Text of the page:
Spirea Anthony Waterer
Botanical name: Spiraea x bumalda
Family: Rosaceae (Rose)
Origin: Northern Hemisphere
Display period: Late June
Height: 2 to 4 feet
Each time I looked at my spirea Anthony Waterer -- which waquite often when it was in bloom -- my self-esteem soared. From a small piece of root I acquired at a plant auction 35 years ago, I produced, with no special effort, a 4-foot-tall by 5-foot-wide shrub.
The deep rose blossoms that cover the plant when it's in bloom -- at a time when most other blooming shrubs have called it a day -- make nice filler in a flower arrangement. And although it produces its greatest show all at once, the plant continues to put out occasional blossoms through much of the summer. The normally green foliage, too, is apt to send up wayward sprigs of yellow or variegated leaves, adding interest to the shrub's character.
Spirea Anthony Waterer (in the common-name form, spirea is spelled without the extra "a" that the generic name carries) is said to be one of the most widely planted of all the summer-blooming spireas. Bridal wreath (S. prunifolia), an earlier blooming white species of the same genus, enjoys the same popularity in spring.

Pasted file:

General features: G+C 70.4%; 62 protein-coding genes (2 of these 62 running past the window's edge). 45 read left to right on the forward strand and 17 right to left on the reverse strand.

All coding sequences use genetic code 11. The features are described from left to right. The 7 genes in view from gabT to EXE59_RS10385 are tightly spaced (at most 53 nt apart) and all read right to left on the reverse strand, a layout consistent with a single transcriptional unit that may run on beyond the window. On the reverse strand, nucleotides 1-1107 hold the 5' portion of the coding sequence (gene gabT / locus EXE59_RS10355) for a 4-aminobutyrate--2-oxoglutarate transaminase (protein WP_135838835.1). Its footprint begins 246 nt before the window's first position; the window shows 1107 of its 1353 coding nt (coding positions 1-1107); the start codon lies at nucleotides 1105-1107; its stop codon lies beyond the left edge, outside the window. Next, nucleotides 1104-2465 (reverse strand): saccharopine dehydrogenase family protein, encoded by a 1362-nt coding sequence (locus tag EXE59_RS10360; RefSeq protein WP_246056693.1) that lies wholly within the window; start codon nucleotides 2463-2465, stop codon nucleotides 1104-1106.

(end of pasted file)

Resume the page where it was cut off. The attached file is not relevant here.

A spirea's flowering period determines its time of pruning. The early bloomers are thinned of old wood (rather than cut back) right after blossoming. The summer bloomers, if shortened at all -- for unless the quality and number of flower clusters need
improving, pruning is not necessary -- are clipped before shrubs leaf out.
Because they remain relatively immune to polluted air, spireas make fine plants for city gardens. And while they'll adjust to most any soil, they perform best in a moist, rich loam, although not one that stays wet.
Spiraea's name derives from speiraira, the Greek term for a plant with flexible branches that was used in making garlands. Anthony Waterer, a nurseryman, developed the hybrid named for him from a sport of the regular species.